Puglia Mandates Pesticides In Fight Against Xylella, Sparking Protests

To combat the spread of the olive-killing Xylella fastidiosa bacterium, Italian agricultural officials are telling farmers to use pesticides to kill the disease's vectors, three spittlebugs, but this mandate has sparked protests and outrage.

May 25 protest in Bari on the mandated use of pesticides to combat Xylella fastidiosa (Photo: Frans van Munster)
By Cain Burdeau
Jun. 14, 2018 09:22 UTC
May 25 protest in Bari on the mandated use of pesticides to combat Xylella fastidiosa (Photo: Frans van Munster)

To com­bat the spread of the olive-killing Xylella fas­tidiosa bac­terium, Italian agri­cul­tural offi­cials are telling farm­ers to use pes­ti­cides to kill the dis­ease’s vec­tors, but the man­date has sparked protests and anger.

Nature heals itself. If we fight against it, that’s not good.- Tony Ballestra, Farmer in Oria, Italy

Puglia’s regional gov­ern­ment recently issued the call for com­mer­cial olive grow­ers to apply pes­ti­cides two times between May and August to kill the meadow spit­tle­bug adults. The insec­ti­cides con­tain acetamiprid or deltamet­rina. Organic farms are being allowed to use other prod­ucts, accord­ing to the man­date.

This new demand is the lat­est dras­tic step to con­trol the dev­as­tat­ing dis­ease blamed for the death of thou­sands of olive trees in Italy’s boot-heel region of Puglia, where Xylella was first spot­ted five years ago.

But organic farm­ers and envi­ron­men­tal­ists are out­raged at the new man­date, which is viewed as yet another mis­guided pol­icy in how to deal with the spread of Xylella, a fatal bac­terium for olive trees native to Central America.

Many in Puglia believe that long-stand­ing man­dates to cut down infected olive trees and other mea­sures, such as clear-cut­ting tracts near infected trees, have been unnec­es­sary and heavy-handed.

These sen­ti­ments have been fueled by some sci­en­tists who main­tain that Xylella is not the chief cause of the out­break of the dis­ease in olive trees, which is also known as the Olive Quick Decline Syndrome, or OQDS.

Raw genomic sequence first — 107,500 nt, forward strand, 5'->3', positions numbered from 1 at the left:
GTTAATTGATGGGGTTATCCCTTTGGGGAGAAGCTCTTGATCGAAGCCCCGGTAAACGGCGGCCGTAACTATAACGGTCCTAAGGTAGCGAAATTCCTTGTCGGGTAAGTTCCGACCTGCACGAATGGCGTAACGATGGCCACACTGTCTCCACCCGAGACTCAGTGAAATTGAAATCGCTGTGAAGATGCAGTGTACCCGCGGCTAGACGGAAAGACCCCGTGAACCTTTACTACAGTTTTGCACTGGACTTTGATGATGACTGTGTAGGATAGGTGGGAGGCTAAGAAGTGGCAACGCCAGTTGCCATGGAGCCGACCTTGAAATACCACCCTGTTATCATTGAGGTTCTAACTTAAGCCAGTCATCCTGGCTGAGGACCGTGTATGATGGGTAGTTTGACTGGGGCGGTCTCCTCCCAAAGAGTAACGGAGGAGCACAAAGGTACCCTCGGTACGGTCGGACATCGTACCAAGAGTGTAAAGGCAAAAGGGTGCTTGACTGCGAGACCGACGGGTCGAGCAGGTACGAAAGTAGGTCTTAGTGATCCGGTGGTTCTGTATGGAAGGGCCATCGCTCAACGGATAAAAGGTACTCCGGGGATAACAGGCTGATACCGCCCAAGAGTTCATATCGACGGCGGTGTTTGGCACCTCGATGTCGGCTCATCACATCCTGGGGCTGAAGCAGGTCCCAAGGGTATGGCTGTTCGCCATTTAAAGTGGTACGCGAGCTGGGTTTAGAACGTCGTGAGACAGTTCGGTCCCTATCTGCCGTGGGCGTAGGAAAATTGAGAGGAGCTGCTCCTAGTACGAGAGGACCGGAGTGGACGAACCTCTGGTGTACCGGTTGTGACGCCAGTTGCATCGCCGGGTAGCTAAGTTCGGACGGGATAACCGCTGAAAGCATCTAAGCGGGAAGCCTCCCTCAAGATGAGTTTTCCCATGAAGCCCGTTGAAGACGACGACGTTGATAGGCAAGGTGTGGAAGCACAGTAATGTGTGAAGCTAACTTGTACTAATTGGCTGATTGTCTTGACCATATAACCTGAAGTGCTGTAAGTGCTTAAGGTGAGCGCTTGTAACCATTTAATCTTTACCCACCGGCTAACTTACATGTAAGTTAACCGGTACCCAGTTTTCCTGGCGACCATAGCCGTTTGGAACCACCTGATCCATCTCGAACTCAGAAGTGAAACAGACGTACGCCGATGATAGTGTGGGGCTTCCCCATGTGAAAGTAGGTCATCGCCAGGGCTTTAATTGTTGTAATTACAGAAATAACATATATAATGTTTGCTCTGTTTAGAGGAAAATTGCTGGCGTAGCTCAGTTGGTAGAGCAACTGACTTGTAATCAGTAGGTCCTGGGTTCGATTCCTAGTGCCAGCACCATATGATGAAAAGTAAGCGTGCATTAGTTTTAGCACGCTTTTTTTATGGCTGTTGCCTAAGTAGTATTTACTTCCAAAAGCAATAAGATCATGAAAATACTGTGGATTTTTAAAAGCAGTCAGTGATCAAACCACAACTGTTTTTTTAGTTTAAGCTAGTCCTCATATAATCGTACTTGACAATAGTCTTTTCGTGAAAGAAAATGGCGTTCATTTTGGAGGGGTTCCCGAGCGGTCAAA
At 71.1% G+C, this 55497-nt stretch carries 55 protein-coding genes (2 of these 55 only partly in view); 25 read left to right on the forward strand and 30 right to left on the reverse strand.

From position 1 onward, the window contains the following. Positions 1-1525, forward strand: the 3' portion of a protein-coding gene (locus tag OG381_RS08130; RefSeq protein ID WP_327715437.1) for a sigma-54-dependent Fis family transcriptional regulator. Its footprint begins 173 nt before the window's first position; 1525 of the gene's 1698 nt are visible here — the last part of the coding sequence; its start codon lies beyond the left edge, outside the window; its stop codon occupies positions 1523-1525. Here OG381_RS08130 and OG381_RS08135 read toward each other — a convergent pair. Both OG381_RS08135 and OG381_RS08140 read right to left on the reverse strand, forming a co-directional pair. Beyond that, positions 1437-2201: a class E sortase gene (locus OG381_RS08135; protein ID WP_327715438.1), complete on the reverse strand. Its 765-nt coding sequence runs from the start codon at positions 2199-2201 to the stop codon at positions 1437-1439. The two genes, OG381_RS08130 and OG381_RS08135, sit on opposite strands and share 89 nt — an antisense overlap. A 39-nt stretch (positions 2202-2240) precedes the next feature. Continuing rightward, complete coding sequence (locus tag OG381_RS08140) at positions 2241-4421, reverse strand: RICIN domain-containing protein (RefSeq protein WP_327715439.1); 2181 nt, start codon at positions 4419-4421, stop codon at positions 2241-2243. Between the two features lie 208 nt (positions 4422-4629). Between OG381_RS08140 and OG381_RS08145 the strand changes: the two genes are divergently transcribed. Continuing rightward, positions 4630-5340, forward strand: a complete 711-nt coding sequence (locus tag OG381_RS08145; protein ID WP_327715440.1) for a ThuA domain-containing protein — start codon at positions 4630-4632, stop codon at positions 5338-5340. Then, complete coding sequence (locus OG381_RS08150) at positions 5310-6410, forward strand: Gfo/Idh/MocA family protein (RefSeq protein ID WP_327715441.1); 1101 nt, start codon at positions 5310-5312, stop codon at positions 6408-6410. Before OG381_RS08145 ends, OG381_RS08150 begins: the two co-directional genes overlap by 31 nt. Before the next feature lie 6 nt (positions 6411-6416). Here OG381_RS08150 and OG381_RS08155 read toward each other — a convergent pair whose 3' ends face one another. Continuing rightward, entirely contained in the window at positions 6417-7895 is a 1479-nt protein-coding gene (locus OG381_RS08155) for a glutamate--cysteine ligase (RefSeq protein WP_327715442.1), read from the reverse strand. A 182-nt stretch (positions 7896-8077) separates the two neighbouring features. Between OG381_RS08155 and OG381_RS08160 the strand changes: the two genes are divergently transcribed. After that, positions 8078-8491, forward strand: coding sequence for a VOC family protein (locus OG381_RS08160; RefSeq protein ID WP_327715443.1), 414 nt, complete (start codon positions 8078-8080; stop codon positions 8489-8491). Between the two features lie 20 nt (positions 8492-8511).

These sci­en­tists run counter to a grow­ing body of researchers who blame the over-reliance on chem­i­cals, poor farm­ing prac­tices and fungi for caus­ing olive trees to quickly sicken.

Xylella is the enemy that must be fought,” said Margherita Ciervo, a geo­graphic polit­i­cal econ­o­mist at the Università degli Studi di Foggia, a uni­ver­sity in Puglia. But this is a reduc­tion­ist the­ory.”

She is uncon­vinced, based on her stud­ies, that Xylella fas­tidiosa is the prime cause for the leaf-scorch­ing tak­ing place in Puglia’s olive orchards.

She said that a kind of hys­te­ria has dom­i­nated the sci­en­tific and polit­i­cal dis­course over what is hap­pen­ing to Puglia’s olive trees. For exam­ple, she said, Puglia’s regional offi­cials have offi­cially iden­ti­fied only 3,058 infected trees but the media reg­u­larly cites esti­mates by sci­en­tists that thou­sands of trees of olive trees have been infected.

What is inter­est­ing is that lands right next to each other are dif­fer­ent,” she said in a tele­phone inter­view. In lands where organic farm­ing has been prac­ticed there is no leaf-scorch­ing, and then nearby, where chem­i­cals have been used, there are infected trees.”

But the major­ity of sci­en­tists and agri­cul­ture offi­cials say local resis­tance to these poli­cies has helped cause the dis­ease to spread. The use of pes­ti­cides is a fraught issue.

The spray­ing of pes­ti­cides has been linked to a series of bale­ful effects to the nat­ural world, most famously in the ground­break­ing work pre­sented in Silent Spring, a book writ­ten by Rachel Carson in 1962. She linked pes­ti­cides to wide­spread death in the plant and ani­mal worlds.

But in this case, author­i­ties say that pes­ti­cides must be applied to stop Xylella’s spread. The use of pes­ti­cides is called for under European Union reg­u­la­tions when a plant dis­ease of this sever­ity is found.

Anca Păduraru, a spokes­woman for Health, Food Safety and Energy Union projects at the European Commission, said the use of pes­ti­cides is not ille­gal if the chem­i­cals applied have been approved by the European Union or specif­i­cally autho­rized.

In an email to Olive Oil Times, she added that all nec­es­sary mea­sures to erad­i­cate it” must be taken and to inhibit its fur­ther spread.”


The European Commission calls Xylella fas­tidiosa one of the most dan­ger­ous plant bac­te­ria in the world, a threat not only to olive trees but to a wide vari­ety of other crops such as almonds and grapevines. Different sub­species and strains of Xylella attack dif­fer­ent crops. The strain of Xylella in south­ern Puglia affects almonds but not grapes.

Xylella has con­tin­ued to spread in Europe. Genetically dif­fer­ent types of the dis­ease were found in main­land Spain ear­lier this year and in Corsica and south­ern France.

Francesco Porcelli, an ento­mol­o­gist at the University degli Studi di Bari Aldo Moro, said the use of pes­ti­cides can be effec­tive in killing spit­tle­bugs and con­trol­ling the pathogen inva­sion. He down­played the envi­ron­men­tal threats posed by the chem­i­cals offi­cials are ask­ing farm­ers to use.

We are not speak­ing about DDT, but about pes­ti­cides with a shorter life,” he said in a tele­phone inter­view.